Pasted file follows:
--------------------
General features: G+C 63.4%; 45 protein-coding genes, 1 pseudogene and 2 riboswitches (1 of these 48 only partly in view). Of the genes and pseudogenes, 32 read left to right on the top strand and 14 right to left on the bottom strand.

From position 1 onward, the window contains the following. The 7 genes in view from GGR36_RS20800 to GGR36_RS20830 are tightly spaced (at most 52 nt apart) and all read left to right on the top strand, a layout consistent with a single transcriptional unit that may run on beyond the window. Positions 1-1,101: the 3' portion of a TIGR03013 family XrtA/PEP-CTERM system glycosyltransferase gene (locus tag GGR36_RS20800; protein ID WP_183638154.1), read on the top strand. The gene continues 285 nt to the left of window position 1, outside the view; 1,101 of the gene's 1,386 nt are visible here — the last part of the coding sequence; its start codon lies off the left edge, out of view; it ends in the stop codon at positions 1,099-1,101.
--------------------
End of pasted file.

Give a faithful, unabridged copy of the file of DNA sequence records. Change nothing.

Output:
General features: G+C 63.4%; 45 protein-coding genes, 1 pseudogene and 2 riboswitches (1 of these 48 only partly in view). Of the genes and pseudogenes, 32 read left to right on the top strand and 14 right to left on the bottom strand.

From position 1 onward, the window contains the following. The 7 genes in view from GGR36_RS20800 to GGR36_RS20830 are tightly spaced (at most 52 nt apart) and all read left to right on the top strand, a layout consistent with a single transcriptional unit that may run on beyond the window. Positions 1-1,101: the 3' portion of a TIGR03013 family XrtA/PEP-CTERM system glycosyltransferase gene (locus tag GGR36_RS20800; protein ID WP_183638154.1), read on the top strand. The gene continues 285 nt to the left of window position 1, outside the view; 1,101 of the gene's 1,386 nt are visible here — the last part of the coding sequence; its start codon lies off the left edge, out of view; it ends in the stop codon at positions 1,099-1,101.